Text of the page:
What do recent NFL Rule Changes Have to do with A Barbra Streisand Lawsuit, Prohibition & Cobras in Delhi?

…Unintended Consequences
In the hopes of eliminating what was considered one of the great evils at the time–alcohol, the U.S. enacted a complete ban on the production and dispensing of alcohol in 1920.  Yet, instead of lowering the overall consumption of alcohol, just as many (if not more) people consumed what was now an illegal product.  Outlaws like Al Capone and other eventual HBO TV stars, produced and distributed booze for the thirsty masses, leaving a trail of violence in their wake.  So, an action taken upon to decrease the consumption of alcohol, not only didn’t help, but produced numerous negative effects instead.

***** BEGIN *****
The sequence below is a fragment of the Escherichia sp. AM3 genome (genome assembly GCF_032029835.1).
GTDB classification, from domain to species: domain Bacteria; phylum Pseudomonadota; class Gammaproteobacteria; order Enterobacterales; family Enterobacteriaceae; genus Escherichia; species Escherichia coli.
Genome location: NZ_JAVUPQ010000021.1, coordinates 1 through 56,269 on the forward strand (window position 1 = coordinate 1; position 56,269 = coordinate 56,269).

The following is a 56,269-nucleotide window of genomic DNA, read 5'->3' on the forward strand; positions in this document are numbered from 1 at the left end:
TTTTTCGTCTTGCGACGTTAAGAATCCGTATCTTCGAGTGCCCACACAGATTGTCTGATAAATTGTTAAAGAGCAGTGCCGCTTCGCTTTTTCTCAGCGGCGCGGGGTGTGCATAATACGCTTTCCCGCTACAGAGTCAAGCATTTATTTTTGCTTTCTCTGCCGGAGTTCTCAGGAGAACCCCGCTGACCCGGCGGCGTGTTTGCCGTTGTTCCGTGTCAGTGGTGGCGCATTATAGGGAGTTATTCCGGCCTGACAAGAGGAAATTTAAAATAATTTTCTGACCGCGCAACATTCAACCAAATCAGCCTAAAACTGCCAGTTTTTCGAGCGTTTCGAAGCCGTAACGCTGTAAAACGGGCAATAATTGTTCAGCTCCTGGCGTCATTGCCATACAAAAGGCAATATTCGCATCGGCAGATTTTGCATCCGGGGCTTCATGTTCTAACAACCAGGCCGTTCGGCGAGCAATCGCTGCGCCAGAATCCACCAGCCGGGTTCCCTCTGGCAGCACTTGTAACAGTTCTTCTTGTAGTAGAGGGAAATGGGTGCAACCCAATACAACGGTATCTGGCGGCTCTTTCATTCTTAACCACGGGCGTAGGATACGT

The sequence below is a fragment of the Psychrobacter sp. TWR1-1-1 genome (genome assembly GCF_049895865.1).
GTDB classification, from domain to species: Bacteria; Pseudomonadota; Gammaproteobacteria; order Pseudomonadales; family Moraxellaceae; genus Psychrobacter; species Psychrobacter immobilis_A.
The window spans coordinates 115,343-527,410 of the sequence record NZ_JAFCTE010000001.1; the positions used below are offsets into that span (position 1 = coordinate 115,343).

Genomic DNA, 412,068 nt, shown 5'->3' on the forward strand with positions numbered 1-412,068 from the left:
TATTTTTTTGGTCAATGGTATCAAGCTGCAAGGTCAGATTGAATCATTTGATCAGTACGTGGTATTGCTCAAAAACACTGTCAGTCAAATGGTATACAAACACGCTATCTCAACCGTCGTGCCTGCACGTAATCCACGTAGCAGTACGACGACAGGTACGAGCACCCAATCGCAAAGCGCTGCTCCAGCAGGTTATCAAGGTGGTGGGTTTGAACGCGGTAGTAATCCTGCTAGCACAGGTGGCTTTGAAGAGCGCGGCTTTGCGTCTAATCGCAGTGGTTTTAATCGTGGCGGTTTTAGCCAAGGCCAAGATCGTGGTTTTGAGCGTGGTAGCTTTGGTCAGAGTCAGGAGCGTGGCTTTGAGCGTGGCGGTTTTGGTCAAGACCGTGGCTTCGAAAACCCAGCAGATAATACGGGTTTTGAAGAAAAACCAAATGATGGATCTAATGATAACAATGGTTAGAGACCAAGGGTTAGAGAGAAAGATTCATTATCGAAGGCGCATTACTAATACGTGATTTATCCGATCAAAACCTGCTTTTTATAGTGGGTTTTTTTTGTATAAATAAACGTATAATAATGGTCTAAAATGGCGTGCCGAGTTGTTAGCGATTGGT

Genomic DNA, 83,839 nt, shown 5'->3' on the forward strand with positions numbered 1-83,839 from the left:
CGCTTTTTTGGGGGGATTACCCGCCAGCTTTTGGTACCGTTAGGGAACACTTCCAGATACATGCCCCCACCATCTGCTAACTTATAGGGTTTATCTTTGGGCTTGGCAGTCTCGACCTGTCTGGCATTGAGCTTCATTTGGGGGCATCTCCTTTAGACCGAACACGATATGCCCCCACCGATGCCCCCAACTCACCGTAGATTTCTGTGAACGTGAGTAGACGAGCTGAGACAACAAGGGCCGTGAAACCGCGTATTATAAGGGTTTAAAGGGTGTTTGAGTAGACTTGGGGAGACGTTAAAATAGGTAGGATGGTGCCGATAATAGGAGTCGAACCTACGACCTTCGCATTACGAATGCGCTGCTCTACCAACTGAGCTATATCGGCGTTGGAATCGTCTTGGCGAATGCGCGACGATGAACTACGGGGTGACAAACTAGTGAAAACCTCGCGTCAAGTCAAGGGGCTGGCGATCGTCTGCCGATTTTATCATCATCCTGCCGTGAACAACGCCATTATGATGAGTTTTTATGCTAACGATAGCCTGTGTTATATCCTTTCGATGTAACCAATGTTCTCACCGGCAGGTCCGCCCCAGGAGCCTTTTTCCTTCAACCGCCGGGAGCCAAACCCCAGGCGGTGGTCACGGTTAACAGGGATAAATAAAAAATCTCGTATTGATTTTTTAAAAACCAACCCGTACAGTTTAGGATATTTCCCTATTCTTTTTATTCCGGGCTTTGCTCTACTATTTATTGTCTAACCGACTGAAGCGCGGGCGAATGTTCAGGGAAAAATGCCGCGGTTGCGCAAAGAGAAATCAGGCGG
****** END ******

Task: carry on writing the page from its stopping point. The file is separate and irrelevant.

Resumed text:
And,  back when the Brits ruled India, they were concerned with the number of venomous snakes in Delhi.  In hopes of decreasing the population of the deadly snakes, the government offered a bounty for every dead snake.  Although, at the onset, it was a successful campaign, some “entrepreneurial” colonists decided they could make an easy buck by breeding more snakes, killing them and offering them to the powers that be.  That in itself raised the amount of snakes in the area, but additionally, once the government caught wind of this, and scrapped the program, the now worthless snakes were all let free. Thus, another case where intervention to cause change, resulted with indirect reaction.


My personal favorite, is the story of Barbra Streisand suing some dude over an embarrassing photo he possessed.  At the time of the suit, only 6 people had seen the pic (2 of which were her lawyers).  Once the suit was made public, just over 400,000 folks had seen the photo.  Hello, I’m earth, have we met?